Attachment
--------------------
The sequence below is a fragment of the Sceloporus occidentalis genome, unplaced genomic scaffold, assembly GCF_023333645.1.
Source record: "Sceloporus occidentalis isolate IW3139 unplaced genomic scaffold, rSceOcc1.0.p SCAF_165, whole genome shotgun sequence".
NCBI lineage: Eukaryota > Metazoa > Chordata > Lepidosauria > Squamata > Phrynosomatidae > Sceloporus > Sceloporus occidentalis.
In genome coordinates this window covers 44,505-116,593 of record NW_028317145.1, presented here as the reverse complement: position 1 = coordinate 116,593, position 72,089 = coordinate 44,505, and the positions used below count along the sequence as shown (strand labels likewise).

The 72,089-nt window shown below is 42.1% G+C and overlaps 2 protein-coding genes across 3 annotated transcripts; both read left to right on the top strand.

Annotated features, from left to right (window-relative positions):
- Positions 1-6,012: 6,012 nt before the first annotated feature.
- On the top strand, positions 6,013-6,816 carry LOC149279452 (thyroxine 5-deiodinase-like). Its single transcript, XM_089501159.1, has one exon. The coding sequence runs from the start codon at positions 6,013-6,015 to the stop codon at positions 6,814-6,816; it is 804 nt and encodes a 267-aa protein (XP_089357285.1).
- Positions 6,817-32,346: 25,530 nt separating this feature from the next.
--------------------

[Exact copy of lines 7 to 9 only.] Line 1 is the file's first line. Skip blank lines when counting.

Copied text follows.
- Positions 1-6,012: 6,012 nt before the first annotated feature.
- On the top strand, positions 6,013-6,816 carry LOC149279452 (thyroxine 5-deiodinase-like). Its single transcript, XM_089501159.1, has one exon. The coding sequence runs from the start codon at positions 6,013-6,015 to the stop codon at positions 6,814-6,816; it is 804 nt and encodes a 267-aa protein (XP_089357285.1).
- Positions 6,817-32,346: 25,530 nt separating this feature from the next.